by Anders Johanson January 10, 2021 10 min read
One of the most-loved effects, whether it be software or hardware, is reverberation - or, simply, reverb. Reverb can be created naturally, the result of sound waves bouncing off of reflective material like buildings or rocks, and continuing on until it is no longer discernible. Clapping outside in an open field might sound nice, but clapping in between two tall buildings or on the stage of an empty church will produce an entirely different sound. Reverb can make your track or entire mix sound like it’s playing in an empty room, long hallway, deep cavern, large sanctuary, or even drifting around in the vacuum of outer space.
Reverb can be the difference between a slappy, 50’s inspired Beach Boys-type track, or a modern, ethereal, vibey song like Sigur Ros or Explosions in the Sky would write. As with most things out there right now, there is no shortage of options when it comes to reverb. You can track down a vintage rack-mount or standalone effects unit to route your audio through, send your sound into guitar pedals, or keep everything in the box with one (or two) of the hundreds of plugins on the market. No matter which route you choose, reverb is one of the most enjoyable effects to play with, and more often than not a little goes a long way - but sometimes it can be more fun to crank the knobs to 11 and see what happens.
Before we jump into the specific plugins themselves it is a good idea to get a quick refresher on the different types of reverb and how they could be used. At one point in time “reverb” really only referred to one thing, but as technology grew and changed more and more different types of reverb hit the market. Here’s a quick breakdown and description of some of the most popular reverb modes today.
There are other kinds of reverbs out there that emulate things you would find in real life, or even things that can only be created digitally. Non-linear reverbs are becoming more popular, essentially doing things with reverb that reverb cannot do in nature. Manipulating the tail (the very end of the sound before it fades into nothing) of a reverb to go back up in volume, or dance around, or just behave in a strange way. You can find plugins with non-linear reverbs and experiment with them for days without accomplishing much of anything, which is part of the fun, right?
So now you know a few different types of reverb, but what are you really supposed to do with it? Reverb is there to help you add a sense of space to a sound that would otherwise just sound flat and dry. In fact, if someone refers to a track as “wet” it’s usually because there is reverb on it. If you want your vocals to sound like you stood in a closet with acoustic treatment in it, then nobody is stopping you from doing that. However, adding a splash of reverb to that vocal track will give it depth, and it will go from sounding raw and unprocessed to suddenly having movement and life. The same holds true with drums. If you recorded a drum kit in a room that sounded empty and lifeless, adding reverb in the mixing stage will put a spark back into the recording. Or if you are using samples or one-shots in a mix, putting reverb on a reverse snare or finger snaps will help those sounds stand out among the rest.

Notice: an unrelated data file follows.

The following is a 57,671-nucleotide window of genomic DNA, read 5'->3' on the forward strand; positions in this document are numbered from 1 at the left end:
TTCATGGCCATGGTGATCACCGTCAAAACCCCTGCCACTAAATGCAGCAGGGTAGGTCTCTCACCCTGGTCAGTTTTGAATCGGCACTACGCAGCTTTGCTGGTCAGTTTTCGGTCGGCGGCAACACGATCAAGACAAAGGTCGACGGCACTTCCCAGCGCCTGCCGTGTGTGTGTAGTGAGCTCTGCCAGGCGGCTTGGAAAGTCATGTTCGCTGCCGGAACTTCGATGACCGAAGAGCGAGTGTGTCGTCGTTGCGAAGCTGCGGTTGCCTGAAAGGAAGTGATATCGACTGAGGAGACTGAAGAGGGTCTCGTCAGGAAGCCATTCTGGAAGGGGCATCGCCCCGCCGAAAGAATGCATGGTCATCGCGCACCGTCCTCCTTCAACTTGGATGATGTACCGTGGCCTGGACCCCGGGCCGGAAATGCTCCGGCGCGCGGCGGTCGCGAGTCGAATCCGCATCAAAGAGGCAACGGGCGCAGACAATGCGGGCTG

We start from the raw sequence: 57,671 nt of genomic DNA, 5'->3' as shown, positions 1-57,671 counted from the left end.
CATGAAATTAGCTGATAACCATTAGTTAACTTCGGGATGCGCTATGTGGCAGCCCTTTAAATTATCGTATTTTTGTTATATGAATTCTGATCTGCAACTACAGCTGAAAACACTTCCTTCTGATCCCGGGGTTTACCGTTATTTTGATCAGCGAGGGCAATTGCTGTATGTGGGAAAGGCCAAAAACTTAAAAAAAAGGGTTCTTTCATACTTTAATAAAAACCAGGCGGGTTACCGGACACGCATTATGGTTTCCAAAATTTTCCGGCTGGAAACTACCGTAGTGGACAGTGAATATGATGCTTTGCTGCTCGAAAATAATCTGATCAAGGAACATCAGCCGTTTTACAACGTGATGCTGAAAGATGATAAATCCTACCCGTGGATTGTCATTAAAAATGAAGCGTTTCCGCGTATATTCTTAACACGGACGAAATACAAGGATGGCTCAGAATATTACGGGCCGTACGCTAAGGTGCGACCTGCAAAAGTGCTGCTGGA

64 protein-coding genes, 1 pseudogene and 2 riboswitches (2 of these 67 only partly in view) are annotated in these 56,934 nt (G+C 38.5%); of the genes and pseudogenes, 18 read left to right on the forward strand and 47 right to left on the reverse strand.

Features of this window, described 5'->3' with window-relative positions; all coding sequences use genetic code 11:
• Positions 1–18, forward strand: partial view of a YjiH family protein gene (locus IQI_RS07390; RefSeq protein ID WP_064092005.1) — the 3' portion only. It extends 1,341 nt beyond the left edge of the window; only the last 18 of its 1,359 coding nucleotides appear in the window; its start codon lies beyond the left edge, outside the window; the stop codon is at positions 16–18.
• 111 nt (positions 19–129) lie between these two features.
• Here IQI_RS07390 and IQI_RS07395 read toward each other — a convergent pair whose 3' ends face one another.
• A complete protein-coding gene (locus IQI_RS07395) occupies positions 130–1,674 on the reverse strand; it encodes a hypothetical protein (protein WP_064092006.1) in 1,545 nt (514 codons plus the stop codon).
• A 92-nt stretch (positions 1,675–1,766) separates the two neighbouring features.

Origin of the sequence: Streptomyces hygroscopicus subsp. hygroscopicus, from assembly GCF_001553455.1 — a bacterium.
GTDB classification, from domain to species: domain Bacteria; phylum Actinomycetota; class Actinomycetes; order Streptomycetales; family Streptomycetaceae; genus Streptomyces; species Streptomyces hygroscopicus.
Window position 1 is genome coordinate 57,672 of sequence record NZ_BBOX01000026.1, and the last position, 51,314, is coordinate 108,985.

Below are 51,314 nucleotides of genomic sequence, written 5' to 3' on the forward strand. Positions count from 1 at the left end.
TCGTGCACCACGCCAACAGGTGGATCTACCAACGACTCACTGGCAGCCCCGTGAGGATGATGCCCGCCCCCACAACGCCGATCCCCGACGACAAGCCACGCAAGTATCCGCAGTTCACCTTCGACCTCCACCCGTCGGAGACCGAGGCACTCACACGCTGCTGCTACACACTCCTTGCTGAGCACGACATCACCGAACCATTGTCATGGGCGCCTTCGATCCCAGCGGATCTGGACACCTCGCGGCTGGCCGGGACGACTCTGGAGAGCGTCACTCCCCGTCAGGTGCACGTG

Reverb can be used on individual tracks, it can be put in its own track and you can route audio to it so anything that passes through that track will have the same reverb setting, or you can even put reverb on your master output if you wanted to. The point is to use it in such a way that it adds something to your track, but not so much that it takes away from it. Reverb can get distracting very easily, as the sound of multiple instruments and vocals bouncing around in a room and echoing nearly infinitely takes its toll after a while. Too much reverb can start to make your tracks sound muddy, and setting the decay time too high can blend notes together in a way that will build up and sound messy over time, so tweaking it and figuring out the best setting is ideal. But then again, that could be the sound you are going for. Maybe you automate your reverb track to increase over time, to the point where the end of your song is just a jumbled mess of sound that slowly decays into a sonic abyss.
Whether you are using a plugin or outboard hardware reverb units, the basic principles stay the same. It’s like salt and pepper. You use it nearly every time you cook and it makes what you are creating better, but if you use too much then it’s all you taste and your food is ruined. Keep that in mind as you experiment with reverb.
No doubt about it, there are certainly many good reverb plugins that you can pay for, but this list is going to focus on a budget option that is friendly to everyone: free. Not every musician in the world is working on a film with a huge budget, or producing an album for a band who claims money is no object. Those types of projects give producers and composers the freedom to go out and spend a little more freely on hardware and software, and while that may be a goal to strive for, it just isn’t the case for the majority of people. So instead of oozing over plugins and libraries that cost hundreds, if not thousands, of dollars, here is a list of reverb plugins that will cost you nothing but time.
I am going to start out this list by cheating a little bit and steal a line from the photography world by saying that the best reverb is the one you have in the moment. More often than not, your digital audio workstation’s stock reverb will do the trick. Adding to your collection of plugins is fun and exciting, but if you go overboard then you will just set yourself up for making it more difficult to choose because of how many options you have. Becoming more familiar with the software and plugins you already have, including stock plugins that are already within your DAW, before you start to venture out into doing research and purchasing new stuff, is one of the best things you can do as a producer. You can go from one reverb plugin to five, to ten, to fifteen really quickly. Get to know the ins and outs of two or three plugins and decide whether you really need a different one or you just have the desire to get something new. Usually you’ll find the latter to be the case, but in the times when you do need something to add another flavor to the spice rack, these are some of the top free options (in no particular order).